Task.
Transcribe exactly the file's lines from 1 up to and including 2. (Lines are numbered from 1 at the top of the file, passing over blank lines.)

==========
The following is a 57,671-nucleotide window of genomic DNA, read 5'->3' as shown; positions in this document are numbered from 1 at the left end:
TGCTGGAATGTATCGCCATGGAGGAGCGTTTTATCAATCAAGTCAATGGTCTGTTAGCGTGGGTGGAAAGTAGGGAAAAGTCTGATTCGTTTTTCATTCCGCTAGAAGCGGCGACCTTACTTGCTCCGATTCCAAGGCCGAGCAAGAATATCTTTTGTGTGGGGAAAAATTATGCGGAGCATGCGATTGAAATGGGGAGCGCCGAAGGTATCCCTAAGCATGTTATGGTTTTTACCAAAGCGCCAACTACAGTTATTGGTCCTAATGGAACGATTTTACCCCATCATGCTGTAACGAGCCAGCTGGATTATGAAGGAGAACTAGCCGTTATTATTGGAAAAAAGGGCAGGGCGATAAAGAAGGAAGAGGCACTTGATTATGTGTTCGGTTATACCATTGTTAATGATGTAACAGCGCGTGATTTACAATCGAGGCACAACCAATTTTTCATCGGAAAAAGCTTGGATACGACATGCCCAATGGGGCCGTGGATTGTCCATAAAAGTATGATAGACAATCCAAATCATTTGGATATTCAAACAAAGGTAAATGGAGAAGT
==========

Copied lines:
The following is a 57,671-nucleotide window of genomic DNA, read 5'->3' as shown; positions in this document are numbered from 1 at the left end:
TGCTGGAATGTATCGCCATGGAGGAGCGTTTTATCAATCAAGTCAATGGTCTGTTAGCGTGGGTGGAAAGTAGGGAAAAGTCTGATTCGTTTTTCATTCCGCTAGAAGCGGCGACCTTACTTGCTCCGATTCCAAGGCCGAGCAAGAATATCTTTTGTGTGGGGAAAAATTATGCGGAGCATGCGATTGAAATGGGGAGCGCCGAAGGTATCCCTAAGCATGTTATGGTTTTTACCAAAGCGCCAACTACAGTTATTGGTCCTAATGGAACGATTTTACCCCATCATGCTGTAACGAGCCAGCTGGATTATGAAGGAGAACTAGCCGTTATTATTGGAAAAAAGGGCAGGGCGATAAAGAAGGAAGAGGCACTTGATTATGTGTTCGGTTATACCATTGTTAATGATGTAACAGCGCGTGATTTACAATCGAGGCACAACCAATTTTTCATCGGAAAAAGCTTGGATACGACATGCCCAATGGGGCCGTGGATTGTCCATAAAAGTATGATAGACAATCCAAATCATTTGGATATTCAAACAAAGGTAAATGGAGAAGT